Carpal tunnel syndrome (CTS) is a common mononeuropathy resulting from entrapment of the median nerve in the carpal tunnel. Symptoms include hand paresthesia, numbness, and pain in the median nerve distribution of the hand. Conservative treatment options, in addition to carpal tunnel steroid injection, include rest, splinting, oral steroids, ultrasound, yoga, physical or occupational therapy, and ergonomic modification. Surgical intervention is reserved for severe symptoms.
Carpal tunnel steroid injection has been shown to reduce short-term symptoms prior to definitive surgical intervention. Local steroid injection and surgical decompression are effective treatments at 2-year follow-up, with surgical intervention having some additional benefit.
Electromyographic studies consistent with mild to moderate median nerve entrapment
Symptoms not relieved with other conservative measures
Have the patient seated or in supine position, with affected wrist supinated and resting on a small, rolled towel allowing for wrist dorsiflexion.
Identify the flexor carpi radialis (FCR) (radial) and palmaris longus (ulnar) tendons. Prep the skin using antiseptic solution. Some patients lack a palmaris longus. In this case, the ulnar landmark is the flexor digitorum superficialis (FDS), which is typically deep to the palmaris longus in patients who have one.
Using a 25- or 27-gauge needle, make a skin wheal with 1% lidocaine just ulnar to the FCR tendon and approximately 1 cm proximal to the wrist crease.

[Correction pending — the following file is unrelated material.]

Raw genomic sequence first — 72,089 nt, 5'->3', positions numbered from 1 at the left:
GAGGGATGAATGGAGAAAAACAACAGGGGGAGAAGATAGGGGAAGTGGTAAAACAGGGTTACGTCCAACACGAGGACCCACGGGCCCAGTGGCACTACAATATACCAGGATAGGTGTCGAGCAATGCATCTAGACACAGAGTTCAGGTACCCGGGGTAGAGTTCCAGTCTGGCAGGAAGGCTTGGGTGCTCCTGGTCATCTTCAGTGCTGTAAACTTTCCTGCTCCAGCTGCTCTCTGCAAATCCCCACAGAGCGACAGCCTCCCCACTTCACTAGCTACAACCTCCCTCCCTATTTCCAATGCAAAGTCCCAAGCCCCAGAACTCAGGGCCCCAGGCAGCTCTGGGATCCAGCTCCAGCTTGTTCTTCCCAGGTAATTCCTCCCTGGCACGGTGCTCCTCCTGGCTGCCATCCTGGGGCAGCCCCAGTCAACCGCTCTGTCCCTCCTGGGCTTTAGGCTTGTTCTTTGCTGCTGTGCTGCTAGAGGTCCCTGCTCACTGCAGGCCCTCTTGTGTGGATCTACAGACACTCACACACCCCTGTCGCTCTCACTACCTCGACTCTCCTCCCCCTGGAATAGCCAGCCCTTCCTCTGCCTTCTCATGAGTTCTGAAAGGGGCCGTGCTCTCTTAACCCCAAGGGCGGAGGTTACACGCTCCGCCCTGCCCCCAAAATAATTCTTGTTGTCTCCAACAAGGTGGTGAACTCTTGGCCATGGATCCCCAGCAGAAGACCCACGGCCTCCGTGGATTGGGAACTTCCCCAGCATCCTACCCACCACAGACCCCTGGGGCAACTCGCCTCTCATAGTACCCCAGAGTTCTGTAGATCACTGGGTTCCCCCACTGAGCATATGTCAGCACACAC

In a separate syringe, draw up the steroid and enter the skin at the skin wheal just ulnar to the FCR tendon, using a 25- or 27-gauge needle. Direct the needle toward the third digit at a 30° angle. Advance the needle approximately 1.5-2 cm. Aspirate to verify that the needle is not intravascular, and inject the steroid with little or no resistance. If the patient feels paresthesias, retract the needle and redirect in either an ulnar or radial direction and then inject.
Remove the needle and place the wrist in a gravity-dependent position, advising the patient to move the fingers for several minutes to facilitate even distribution of the solution. The landmark procedure is shown in the video below.
Several approaches to ultrasound-guided carpal tunnel injections have been described.
For the out-of-plane approach/short-axis view, using a high-frequency ultrasound transducer held transverse across the wrist, the median nerve is identified under the flexor retinaculum. The needle is advanced out of plane, proximal to the ultrasound transducer and directed toward the third digit. Once under the flexor retinaculum, the steroid solution is injected with low resistance to surround the median nerve.
For the in-plane approach/short-axis view, using a high-frequency ultrasound transducer, the wrist is imaged by placing the probe transverse across the dorsiflexed wrist. The median nerve and ulnar artery are identified. At the level of the distal wrist crease, the needle is passed into the skin, superficial to the ulnar artery, penetrating the flexor retinaculum. The needle is advanced toward the median nerve. The steroid solution is injected just under the flexor retinaculum and then retracted and redirected deeper to the ulnar side of the median nerve. This allows the median nerve to be completely surrounded with the steroid solution.
See the images below.
Short-axis view ultrasound probe placement
In-plane approach with block needle
Short-axis view with Doppler
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Cite this: Dean H. Hommer. Skill Checkup: Carpal Tunnel Steroid Injection - Medscape - Oct 16, 2019.